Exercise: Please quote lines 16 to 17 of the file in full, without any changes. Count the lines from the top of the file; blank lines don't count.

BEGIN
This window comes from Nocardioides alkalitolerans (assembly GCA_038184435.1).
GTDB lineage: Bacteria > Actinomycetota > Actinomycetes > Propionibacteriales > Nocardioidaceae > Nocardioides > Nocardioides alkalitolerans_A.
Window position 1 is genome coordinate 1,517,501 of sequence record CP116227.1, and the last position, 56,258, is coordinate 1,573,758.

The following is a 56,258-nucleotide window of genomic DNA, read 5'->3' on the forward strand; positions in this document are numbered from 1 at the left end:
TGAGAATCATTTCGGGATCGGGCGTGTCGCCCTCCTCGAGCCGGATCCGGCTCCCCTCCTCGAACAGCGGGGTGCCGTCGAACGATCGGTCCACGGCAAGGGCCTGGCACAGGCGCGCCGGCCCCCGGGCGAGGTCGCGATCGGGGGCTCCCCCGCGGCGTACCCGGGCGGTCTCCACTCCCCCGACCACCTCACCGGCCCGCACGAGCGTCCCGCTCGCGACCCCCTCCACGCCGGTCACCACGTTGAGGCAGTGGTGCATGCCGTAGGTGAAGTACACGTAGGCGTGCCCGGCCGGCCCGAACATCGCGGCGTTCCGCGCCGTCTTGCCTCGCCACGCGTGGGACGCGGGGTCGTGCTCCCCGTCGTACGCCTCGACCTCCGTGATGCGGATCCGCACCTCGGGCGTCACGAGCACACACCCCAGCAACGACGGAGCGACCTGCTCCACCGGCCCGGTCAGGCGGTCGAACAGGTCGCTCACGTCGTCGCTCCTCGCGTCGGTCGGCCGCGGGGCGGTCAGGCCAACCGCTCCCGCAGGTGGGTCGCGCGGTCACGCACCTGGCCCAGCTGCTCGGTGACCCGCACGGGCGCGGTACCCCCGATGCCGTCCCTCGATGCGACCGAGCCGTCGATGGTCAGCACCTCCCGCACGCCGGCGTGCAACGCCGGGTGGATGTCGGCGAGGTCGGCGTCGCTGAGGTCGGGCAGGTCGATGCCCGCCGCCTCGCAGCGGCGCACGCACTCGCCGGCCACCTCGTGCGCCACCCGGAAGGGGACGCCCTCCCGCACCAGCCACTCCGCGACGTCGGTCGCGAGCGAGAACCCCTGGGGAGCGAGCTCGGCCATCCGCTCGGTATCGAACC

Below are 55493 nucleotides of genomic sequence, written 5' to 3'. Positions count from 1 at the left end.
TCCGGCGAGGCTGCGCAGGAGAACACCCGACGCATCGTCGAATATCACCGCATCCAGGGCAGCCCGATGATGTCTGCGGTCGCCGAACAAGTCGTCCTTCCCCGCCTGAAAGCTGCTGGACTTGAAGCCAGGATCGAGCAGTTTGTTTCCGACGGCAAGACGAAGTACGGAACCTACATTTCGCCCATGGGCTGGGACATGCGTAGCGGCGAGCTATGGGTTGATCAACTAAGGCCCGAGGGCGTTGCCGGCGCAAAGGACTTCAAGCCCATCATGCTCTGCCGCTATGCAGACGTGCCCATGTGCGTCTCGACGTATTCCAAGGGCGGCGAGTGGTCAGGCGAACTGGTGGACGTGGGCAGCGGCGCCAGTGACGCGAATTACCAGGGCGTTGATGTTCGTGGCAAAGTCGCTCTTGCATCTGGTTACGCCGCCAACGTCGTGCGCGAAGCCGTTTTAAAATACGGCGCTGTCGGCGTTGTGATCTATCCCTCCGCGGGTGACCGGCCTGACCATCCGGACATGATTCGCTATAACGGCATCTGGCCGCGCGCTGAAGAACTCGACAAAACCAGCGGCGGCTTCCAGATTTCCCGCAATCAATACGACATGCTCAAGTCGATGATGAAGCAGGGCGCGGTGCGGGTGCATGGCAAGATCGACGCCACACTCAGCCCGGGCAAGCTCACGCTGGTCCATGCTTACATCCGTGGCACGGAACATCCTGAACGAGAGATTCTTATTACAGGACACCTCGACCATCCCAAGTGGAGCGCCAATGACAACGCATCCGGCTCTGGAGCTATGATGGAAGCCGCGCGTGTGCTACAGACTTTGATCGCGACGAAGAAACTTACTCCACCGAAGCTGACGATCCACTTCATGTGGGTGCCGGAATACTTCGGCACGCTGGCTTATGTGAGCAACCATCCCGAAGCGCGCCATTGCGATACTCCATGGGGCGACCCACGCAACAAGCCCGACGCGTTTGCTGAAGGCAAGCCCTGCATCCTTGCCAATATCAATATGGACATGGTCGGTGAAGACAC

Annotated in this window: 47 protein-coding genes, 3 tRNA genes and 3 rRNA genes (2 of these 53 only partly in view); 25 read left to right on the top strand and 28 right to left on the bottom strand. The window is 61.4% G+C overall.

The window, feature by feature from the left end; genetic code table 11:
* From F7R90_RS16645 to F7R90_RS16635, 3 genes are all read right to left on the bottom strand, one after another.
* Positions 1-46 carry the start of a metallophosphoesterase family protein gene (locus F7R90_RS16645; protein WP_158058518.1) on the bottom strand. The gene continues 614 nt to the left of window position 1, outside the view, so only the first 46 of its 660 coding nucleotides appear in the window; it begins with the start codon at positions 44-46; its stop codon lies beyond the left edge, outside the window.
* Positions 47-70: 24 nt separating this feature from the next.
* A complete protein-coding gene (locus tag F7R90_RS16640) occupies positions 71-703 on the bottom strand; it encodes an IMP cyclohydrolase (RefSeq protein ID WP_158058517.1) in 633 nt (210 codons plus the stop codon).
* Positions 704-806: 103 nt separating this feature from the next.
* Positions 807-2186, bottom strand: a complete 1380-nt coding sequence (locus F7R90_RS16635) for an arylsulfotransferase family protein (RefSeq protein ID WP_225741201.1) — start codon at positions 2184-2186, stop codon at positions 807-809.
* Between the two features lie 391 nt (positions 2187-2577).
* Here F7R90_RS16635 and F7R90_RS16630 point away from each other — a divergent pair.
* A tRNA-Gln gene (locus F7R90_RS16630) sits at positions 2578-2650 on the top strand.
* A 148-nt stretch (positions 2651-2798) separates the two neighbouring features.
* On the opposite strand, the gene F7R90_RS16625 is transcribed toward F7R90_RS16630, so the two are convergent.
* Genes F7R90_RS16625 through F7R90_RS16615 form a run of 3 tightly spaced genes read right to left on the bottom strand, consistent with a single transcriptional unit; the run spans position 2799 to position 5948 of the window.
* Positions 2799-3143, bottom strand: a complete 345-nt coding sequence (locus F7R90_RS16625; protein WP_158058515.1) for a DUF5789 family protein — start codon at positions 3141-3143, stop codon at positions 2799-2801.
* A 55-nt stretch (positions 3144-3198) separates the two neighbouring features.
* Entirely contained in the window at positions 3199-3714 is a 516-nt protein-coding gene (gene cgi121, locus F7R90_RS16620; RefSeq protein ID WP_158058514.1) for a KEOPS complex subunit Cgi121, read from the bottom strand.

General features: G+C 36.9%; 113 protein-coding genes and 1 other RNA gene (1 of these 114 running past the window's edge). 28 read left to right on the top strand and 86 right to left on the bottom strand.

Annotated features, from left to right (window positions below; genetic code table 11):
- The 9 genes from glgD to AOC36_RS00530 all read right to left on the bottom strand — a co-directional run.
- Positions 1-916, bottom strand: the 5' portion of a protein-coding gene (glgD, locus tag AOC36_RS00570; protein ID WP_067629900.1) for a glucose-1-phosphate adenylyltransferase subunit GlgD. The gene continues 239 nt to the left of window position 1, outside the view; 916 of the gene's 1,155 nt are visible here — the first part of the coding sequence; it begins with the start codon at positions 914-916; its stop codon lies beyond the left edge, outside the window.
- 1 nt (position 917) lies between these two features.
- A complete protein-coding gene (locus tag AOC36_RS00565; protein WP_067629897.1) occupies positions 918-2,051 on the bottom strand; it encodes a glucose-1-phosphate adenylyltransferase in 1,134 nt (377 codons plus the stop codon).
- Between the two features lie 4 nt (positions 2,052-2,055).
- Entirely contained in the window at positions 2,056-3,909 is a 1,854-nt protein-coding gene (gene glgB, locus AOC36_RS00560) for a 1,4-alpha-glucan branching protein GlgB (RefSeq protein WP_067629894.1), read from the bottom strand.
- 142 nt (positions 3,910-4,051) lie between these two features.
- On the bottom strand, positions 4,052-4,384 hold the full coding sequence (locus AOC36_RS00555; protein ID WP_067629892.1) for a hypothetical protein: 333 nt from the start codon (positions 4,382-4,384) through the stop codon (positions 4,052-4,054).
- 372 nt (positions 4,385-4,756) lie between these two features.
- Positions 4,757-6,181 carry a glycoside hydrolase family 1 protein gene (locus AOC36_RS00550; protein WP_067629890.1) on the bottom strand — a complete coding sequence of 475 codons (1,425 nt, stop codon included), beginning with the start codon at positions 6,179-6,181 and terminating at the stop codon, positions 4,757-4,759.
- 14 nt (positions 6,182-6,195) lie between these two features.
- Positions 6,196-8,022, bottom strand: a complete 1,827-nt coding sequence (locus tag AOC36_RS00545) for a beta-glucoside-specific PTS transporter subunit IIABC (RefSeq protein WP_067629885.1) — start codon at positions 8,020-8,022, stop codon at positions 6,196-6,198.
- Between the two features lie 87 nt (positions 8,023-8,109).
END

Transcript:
* Between the two features lie 391 nt (positions 2187-2577).
* Here F7R90_RS16635 and F7R90_RS16630 point away from each other — a divergent pair.